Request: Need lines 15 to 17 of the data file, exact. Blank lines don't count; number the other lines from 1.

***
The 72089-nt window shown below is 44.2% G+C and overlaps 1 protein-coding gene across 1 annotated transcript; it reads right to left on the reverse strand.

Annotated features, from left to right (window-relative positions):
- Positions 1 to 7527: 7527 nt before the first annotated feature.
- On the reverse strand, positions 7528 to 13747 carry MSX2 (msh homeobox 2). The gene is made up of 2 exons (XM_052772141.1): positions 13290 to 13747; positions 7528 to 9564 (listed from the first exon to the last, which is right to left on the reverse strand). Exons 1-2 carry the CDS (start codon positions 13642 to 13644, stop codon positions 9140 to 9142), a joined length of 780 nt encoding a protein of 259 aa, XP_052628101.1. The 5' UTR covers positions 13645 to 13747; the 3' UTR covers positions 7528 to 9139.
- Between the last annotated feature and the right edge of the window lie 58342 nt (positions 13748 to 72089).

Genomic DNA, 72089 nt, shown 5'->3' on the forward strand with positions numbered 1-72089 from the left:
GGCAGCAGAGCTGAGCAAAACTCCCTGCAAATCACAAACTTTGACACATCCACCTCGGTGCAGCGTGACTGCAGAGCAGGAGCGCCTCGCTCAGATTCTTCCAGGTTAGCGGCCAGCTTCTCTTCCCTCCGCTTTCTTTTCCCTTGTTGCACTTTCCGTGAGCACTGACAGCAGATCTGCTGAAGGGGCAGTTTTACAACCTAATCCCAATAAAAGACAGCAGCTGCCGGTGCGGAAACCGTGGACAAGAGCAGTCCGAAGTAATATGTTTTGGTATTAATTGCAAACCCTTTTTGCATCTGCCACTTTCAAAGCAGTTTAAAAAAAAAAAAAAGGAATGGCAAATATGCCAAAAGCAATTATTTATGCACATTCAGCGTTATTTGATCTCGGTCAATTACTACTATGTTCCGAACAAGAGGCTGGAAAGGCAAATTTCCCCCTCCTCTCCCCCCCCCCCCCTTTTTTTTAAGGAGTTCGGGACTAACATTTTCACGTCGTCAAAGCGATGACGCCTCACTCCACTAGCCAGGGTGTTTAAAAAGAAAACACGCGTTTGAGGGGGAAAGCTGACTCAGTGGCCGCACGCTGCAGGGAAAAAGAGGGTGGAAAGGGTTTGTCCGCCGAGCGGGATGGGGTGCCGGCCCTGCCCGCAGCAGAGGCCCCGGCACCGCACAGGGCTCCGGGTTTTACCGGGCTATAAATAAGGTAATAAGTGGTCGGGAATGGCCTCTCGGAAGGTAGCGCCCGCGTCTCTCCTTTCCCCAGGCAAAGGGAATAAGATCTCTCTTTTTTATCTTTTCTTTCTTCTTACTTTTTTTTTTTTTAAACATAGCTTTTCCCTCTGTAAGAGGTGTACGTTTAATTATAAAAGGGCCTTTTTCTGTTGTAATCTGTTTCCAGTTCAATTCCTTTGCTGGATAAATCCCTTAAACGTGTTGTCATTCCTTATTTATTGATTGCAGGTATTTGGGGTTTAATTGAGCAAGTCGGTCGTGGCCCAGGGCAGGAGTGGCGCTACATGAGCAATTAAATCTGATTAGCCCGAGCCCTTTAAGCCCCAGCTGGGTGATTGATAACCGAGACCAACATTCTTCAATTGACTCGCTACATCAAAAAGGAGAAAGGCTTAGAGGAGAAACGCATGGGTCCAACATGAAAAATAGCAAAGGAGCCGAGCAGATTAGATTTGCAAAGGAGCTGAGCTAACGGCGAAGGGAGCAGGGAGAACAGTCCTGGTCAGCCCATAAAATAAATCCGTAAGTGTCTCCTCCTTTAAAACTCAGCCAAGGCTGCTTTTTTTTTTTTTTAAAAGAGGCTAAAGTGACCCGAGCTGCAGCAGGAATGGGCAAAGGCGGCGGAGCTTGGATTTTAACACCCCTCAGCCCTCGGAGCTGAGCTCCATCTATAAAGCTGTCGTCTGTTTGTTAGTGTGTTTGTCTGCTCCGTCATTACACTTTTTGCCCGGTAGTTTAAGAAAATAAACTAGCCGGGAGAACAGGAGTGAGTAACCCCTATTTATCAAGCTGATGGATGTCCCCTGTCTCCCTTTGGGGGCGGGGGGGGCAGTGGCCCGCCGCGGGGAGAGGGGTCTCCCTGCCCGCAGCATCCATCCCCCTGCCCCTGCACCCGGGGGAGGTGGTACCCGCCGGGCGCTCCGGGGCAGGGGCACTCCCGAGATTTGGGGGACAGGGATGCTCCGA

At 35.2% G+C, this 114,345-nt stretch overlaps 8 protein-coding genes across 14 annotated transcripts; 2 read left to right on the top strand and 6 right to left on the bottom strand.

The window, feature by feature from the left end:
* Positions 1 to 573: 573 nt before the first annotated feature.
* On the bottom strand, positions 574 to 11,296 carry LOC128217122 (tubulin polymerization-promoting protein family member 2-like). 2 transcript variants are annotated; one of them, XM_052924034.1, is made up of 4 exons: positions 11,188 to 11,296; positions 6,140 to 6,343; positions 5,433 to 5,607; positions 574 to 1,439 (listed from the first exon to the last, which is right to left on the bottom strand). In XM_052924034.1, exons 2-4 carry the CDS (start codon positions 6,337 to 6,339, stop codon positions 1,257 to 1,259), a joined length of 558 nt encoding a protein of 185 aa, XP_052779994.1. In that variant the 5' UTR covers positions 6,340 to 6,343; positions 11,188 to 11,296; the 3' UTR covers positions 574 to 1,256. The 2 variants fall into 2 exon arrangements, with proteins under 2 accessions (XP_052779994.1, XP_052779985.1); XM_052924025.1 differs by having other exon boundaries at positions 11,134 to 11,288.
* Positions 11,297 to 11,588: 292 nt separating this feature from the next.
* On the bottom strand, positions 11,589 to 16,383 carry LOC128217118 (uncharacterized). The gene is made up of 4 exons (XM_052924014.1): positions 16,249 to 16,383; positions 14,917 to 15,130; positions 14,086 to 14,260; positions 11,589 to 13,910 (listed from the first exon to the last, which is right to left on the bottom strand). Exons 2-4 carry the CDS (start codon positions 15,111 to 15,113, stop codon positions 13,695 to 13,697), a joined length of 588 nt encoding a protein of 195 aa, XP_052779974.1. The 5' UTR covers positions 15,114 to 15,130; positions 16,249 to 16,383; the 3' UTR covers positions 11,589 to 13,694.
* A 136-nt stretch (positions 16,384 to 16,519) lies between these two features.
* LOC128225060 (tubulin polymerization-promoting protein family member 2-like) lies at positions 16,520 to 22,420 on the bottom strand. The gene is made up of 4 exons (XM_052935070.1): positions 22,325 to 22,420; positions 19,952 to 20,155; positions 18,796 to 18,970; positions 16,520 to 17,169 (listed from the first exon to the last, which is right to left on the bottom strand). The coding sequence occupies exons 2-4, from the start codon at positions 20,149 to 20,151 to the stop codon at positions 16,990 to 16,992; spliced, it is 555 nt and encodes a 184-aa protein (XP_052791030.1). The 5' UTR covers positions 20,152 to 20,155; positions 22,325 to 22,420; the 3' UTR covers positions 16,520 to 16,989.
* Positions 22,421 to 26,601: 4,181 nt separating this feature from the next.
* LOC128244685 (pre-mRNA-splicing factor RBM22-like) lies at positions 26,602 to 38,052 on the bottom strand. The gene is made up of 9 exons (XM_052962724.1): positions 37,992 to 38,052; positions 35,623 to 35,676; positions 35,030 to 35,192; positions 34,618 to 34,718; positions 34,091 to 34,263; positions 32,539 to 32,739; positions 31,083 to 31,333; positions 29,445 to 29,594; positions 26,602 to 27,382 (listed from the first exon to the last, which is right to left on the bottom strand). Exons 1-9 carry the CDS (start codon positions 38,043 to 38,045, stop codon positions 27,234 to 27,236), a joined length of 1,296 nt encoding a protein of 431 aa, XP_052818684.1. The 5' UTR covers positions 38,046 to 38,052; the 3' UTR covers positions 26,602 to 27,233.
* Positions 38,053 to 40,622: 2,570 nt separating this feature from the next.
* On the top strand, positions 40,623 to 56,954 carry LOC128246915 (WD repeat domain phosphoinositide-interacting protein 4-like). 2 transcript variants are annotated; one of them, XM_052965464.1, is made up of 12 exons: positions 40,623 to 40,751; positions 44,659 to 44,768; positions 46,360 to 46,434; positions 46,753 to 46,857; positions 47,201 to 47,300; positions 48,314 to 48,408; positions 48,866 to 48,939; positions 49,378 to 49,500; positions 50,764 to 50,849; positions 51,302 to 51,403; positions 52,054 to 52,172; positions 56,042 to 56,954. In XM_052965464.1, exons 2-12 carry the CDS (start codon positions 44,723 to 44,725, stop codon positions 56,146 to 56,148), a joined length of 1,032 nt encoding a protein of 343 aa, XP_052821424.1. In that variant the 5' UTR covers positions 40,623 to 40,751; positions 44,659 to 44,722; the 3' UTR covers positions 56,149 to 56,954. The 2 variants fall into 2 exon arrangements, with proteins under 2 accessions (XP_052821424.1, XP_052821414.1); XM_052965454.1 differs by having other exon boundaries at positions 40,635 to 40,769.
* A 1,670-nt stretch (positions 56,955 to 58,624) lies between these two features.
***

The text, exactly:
* LOC128225060 (tubulin polymerization-promoting protein family member 2-like) lies at positions 16,520 to 22,420 on the bottom strand. The gene is made up of 4 exons (XM_052935070.1): positions 22,325 to 22,420; positions 19,952 to 20,155; positions 18,796 to 18,970; positions 16,520 to 17,169 (listed from the first exon to the last, which is right to left on the bottom strand). The coding sequence occupies exons 2-4, from the start codon at positions 20,149 to 20,151 to the stop codon at positions 16,990 to 16,992; spliced, it is 555 nt and encodes a 184-aa protein (XP_052791030.1). The 5' UTR covers positions 20,152 to 20,155; positions 22,325 to 22,420; the 3' UTR covers positions 16,520 to 16,989.
* Positions 22,421 to 26,601: 4,181 nt separating this feature from the next.
* LOC128244685 (pre-mRNA-splicing factor RBM22-like) lies at positions 26,602 to 38,052 on the bottom strand. The gene is made up of 9 exons (XM_052962724.1): positions 37,992 to 38,052; positions 35,623 to 35,676; positions 35,030 to 35,192; positions 34,618 to 34,718; positions 34,091 to 34,263; positions 32,539 to 32,739; positions 31,083 to 31,333; positions 29,445 to 29,594; positions 26,602 to 27,382 (listed from the first exon to the last, which is right to left on the bottom strand). Exons 1-9 carry the CDS (start codon positions 38,043 to 38,045, stop codon positions 27,234 to 27,236), a joined length of 1,296 nt encoding a protein of 431 aa, XP_052818684.1. The 5' UTR covers positions 38,046 to 38,052; the 3' UTR covers positions 26,602 to 27,233.